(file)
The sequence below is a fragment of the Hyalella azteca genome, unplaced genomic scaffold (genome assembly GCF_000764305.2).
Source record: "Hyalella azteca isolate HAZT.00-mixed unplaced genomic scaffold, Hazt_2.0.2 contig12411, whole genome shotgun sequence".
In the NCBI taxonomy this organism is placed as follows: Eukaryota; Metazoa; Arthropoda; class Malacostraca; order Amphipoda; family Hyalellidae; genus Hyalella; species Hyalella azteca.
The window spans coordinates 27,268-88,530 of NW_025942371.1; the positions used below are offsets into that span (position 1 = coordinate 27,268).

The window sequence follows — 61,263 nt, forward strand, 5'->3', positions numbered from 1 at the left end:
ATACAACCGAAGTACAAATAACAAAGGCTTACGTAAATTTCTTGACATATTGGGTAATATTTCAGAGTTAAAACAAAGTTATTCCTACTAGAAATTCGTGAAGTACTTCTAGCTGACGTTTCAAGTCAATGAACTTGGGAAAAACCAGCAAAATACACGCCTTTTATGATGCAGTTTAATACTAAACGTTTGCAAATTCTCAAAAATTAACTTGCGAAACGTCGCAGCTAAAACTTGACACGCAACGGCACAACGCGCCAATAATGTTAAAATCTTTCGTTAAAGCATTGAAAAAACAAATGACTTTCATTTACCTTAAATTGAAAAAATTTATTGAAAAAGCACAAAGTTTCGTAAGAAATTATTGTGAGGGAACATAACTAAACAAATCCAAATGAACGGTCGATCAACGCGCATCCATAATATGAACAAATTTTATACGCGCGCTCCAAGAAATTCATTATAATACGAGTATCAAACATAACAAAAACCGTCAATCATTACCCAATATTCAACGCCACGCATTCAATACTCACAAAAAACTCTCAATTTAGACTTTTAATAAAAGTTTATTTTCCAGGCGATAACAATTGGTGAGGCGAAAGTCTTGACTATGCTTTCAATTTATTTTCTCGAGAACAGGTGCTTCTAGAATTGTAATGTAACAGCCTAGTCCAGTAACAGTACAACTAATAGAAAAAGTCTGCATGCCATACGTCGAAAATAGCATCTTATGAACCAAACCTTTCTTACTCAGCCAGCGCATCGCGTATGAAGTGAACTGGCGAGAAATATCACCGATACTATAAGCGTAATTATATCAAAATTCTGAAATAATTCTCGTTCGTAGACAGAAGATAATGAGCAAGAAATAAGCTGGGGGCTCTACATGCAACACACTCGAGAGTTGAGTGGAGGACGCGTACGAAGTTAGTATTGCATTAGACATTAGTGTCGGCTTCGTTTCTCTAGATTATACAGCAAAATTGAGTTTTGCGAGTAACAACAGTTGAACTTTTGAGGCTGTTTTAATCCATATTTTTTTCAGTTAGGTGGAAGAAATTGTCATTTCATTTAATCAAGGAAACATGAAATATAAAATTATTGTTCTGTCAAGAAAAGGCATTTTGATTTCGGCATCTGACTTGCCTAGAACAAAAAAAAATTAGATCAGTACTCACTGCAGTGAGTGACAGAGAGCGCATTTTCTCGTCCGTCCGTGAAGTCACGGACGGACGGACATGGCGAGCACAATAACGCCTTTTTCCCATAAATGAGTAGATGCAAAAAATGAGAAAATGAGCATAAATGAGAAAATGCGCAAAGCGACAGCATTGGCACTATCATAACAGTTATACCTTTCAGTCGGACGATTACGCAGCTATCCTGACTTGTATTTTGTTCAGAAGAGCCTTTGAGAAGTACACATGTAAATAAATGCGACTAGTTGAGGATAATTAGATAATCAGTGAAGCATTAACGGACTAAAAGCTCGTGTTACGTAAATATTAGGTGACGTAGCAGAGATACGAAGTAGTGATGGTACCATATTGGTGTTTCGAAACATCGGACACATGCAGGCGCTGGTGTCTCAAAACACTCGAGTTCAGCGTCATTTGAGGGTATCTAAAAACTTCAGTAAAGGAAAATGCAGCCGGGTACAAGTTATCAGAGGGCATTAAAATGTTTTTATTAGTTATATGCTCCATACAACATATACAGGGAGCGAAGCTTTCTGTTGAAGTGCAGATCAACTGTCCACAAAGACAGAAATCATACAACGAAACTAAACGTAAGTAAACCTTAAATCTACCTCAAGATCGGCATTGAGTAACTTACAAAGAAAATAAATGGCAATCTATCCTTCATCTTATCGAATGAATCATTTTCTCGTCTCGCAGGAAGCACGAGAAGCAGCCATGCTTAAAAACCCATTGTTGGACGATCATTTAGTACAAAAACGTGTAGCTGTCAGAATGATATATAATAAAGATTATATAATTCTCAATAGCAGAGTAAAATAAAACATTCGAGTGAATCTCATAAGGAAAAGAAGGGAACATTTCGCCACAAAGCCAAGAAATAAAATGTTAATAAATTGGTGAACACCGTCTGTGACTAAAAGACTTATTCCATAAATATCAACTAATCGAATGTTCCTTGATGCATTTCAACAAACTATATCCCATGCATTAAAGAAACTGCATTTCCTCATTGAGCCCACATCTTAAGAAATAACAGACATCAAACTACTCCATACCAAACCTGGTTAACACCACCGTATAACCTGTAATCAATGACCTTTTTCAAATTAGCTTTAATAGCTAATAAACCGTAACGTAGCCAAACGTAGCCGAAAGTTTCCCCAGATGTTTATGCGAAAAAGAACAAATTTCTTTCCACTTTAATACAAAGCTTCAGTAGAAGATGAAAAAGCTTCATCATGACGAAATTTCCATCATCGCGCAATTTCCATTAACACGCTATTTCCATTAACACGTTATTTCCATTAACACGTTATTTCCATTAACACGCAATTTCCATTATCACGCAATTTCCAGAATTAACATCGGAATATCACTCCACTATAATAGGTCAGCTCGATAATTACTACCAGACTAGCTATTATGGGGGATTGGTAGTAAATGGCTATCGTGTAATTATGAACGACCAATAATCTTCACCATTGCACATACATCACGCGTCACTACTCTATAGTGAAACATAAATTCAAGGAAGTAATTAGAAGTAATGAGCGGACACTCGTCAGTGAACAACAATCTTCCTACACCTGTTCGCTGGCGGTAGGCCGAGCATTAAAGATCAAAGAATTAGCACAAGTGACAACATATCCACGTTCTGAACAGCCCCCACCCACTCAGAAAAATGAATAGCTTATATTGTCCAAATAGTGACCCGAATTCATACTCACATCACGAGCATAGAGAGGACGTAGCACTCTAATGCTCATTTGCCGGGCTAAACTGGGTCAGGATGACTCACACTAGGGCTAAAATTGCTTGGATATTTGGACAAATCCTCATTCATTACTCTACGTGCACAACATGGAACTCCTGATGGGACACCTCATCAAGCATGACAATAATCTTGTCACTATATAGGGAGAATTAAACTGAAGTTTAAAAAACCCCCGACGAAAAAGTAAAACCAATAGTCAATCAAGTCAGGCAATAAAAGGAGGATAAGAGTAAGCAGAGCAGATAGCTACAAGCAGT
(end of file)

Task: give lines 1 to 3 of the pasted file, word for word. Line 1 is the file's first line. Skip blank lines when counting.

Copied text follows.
The sequence below is a fragment of the Hyalella azteca genome, unplaced genomic scaffold (genome assembly GCF_000764305.2).
Source record: "Hyalella azteca isolate HAZT.00-mixed unplaced genomic scaffold, Hazt_2.0.2 contig12411, whole genome shotgun sequence".
In the NCBI taxonomy this organism is placed as follows: Eukaryota; Metazoa; Arthropoda; class Malacostraca; order Amphipoda; family Hyalellidae; genus Hyalella; species Hyalella azteca.